The PRRB recommended the NPCC work with the staff associations on a proposal for targeted pay for the Superintending ranks and bring this to the Police Consultative Forum.
National Secretary Dan Murphy sits on this forum and will continue to seek members’ views on how best to represent and negotiate on their behalf.
FAQs on the non-consolidated police pay award for 2017/18
1. How will the non-consolidated award be paid?
The non-consolidated award should be paid in monthly instalments alongside normal salary, rather than as a one-off lump sum. The payment should be backdated to 1 September, and end on 31 August 2018.
2. Is the 1% non-consolidated award calculated before or after the 1% consolidated pay increase?
The 1% non-consolidated award is calculated using the 2016/17 pay rates. The value of the non-consolidated award for each pay point for eligible ranks is attached .
3. Is the 1% non-consolidated award treated as an allowance or pay?
The non-consolidated award is treated as an allowance, paid in addition to basic salary. It is non-pensionable and is not included in the calculations for other payments that are based on basic salary, such as overtime.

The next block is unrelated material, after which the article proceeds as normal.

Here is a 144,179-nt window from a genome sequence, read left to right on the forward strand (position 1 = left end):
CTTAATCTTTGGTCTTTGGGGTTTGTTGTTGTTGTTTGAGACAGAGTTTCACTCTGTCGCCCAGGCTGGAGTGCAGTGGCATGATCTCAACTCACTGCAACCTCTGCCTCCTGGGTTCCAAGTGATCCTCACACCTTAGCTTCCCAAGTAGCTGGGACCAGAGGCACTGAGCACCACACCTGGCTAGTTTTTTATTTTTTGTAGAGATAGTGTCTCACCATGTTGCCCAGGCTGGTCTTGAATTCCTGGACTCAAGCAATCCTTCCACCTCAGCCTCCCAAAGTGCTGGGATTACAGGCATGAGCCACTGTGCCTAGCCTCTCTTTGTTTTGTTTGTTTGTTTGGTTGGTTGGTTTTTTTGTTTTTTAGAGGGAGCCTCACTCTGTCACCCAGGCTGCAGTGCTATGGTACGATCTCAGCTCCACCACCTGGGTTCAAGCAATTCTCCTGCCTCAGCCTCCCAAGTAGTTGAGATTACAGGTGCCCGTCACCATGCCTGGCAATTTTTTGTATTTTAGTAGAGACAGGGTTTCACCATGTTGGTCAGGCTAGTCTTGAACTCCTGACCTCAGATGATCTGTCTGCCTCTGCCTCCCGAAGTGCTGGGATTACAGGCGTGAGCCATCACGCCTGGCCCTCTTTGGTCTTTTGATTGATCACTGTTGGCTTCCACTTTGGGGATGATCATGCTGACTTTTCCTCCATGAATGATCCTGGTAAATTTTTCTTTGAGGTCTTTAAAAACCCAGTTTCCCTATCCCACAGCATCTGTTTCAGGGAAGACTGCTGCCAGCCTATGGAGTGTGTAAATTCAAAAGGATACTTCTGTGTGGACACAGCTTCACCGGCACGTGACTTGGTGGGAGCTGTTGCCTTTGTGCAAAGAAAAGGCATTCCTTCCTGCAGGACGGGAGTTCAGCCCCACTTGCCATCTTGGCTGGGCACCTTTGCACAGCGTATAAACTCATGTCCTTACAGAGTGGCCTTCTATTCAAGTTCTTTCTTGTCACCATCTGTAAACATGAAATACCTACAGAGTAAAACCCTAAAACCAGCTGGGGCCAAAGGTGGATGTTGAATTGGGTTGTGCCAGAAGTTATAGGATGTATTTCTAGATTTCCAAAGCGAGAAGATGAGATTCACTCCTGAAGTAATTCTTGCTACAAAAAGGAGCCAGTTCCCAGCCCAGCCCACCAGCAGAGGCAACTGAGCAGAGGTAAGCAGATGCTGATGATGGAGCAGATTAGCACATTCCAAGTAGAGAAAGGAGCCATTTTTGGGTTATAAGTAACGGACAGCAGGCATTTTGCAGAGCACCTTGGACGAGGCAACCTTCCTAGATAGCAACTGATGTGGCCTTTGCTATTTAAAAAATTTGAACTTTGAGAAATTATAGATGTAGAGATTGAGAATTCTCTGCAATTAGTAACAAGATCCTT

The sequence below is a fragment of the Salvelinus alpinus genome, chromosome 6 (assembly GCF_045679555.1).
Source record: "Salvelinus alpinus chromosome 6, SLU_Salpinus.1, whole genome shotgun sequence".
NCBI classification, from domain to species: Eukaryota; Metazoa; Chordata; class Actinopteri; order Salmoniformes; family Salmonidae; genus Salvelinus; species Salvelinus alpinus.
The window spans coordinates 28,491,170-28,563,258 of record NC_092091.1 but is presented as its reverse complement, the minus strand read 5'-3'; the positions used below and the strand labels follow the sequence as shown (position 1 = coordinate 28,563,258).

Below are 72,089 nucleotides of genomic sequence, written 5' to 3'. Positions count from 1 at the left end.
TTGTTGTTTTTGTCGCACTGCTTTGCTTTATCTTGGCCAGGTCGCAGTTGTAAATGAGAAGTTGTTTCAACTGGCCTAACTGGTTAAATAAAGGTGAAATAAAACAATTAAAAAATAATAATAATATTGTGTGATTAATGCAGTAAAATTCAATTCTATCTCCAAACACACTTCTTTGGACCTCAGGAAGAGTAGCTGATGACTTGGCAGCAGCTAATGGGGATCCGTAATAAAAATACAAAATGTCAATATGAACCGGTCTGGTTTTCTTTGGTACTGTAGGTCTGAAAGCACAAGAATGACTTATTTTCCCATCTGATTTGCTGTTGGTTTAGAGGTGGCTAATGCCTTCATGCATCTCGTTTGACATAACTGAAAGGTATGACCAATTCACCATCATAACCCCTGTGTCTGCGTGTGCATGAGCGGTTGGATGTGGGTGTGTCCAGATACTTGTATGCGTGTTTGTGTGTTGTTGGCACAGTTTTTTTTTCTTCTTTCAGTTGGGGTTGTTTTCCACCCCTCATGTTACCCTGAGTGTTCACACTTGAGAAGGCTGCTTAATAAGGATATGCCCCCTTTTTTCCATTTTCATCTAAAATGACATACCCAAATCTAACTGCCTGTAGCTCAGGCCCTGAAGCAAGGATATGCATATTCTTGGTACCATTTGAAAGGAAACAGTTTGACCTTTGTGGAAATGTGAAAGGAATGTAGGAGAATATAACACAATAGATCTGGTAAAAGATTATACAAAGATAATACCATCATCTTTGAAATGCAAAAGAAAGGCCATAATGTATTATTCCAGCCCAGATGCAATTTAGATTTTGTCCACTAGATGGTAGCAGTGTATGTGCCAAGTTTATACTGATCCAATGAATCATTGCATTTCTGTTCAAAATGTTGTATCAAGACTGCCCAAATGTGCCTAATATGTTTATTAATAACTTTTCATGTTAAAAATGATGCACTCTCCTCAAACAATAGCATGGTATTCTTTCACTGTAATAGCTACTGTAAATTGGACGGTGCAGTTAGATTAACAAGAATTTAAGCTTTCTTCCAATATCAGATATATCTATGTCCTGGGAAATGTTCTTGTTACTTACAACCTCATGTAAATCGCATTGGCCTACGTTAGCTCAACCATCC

4. What will part-time officers get?
The award will be pro-rated for part-time officers.
5. What happens to the additional non-consolidated payment if an officer’s employment terminates mid year?
The monthly instalments will terminate with salary. There will be no payment on termination of employment to make the total value of the monthly instalments equal to one percent of annual basic pay.
6. What happens if an officer is promoted mid year?
The non-consolidated award will be based on their new salary from the date of their promotion. The non-consolidated award should also be included in any calculations for Temporary Salary and Temporary Promotion payments made under Regulation 27, Annexes I and J.
7. What is the impact of the non-consolidated element on pensionable pay?
None. The non-consolidated award is not pensionable.
8. What is the impact of the non-consolidated element on sick pay?
The non-consolidated award should continue to be paid during periods of sickness absence.
9. What is the impact of the non-consolidated element on maternity pay, shared parental pay and adoption pay?
The non-consolidated award should be included in the calculations for these entitlements.
10. Will overtime and other allowances which are linked to basic pay, be based on calculations which include the non-consolidated award?
No. These payments will continue to be based on basic salary.
11. Will a non-consolidated award be added to the South East England Allowance?
No, this allowance will continue to be based on the rates published on 1 September 2016.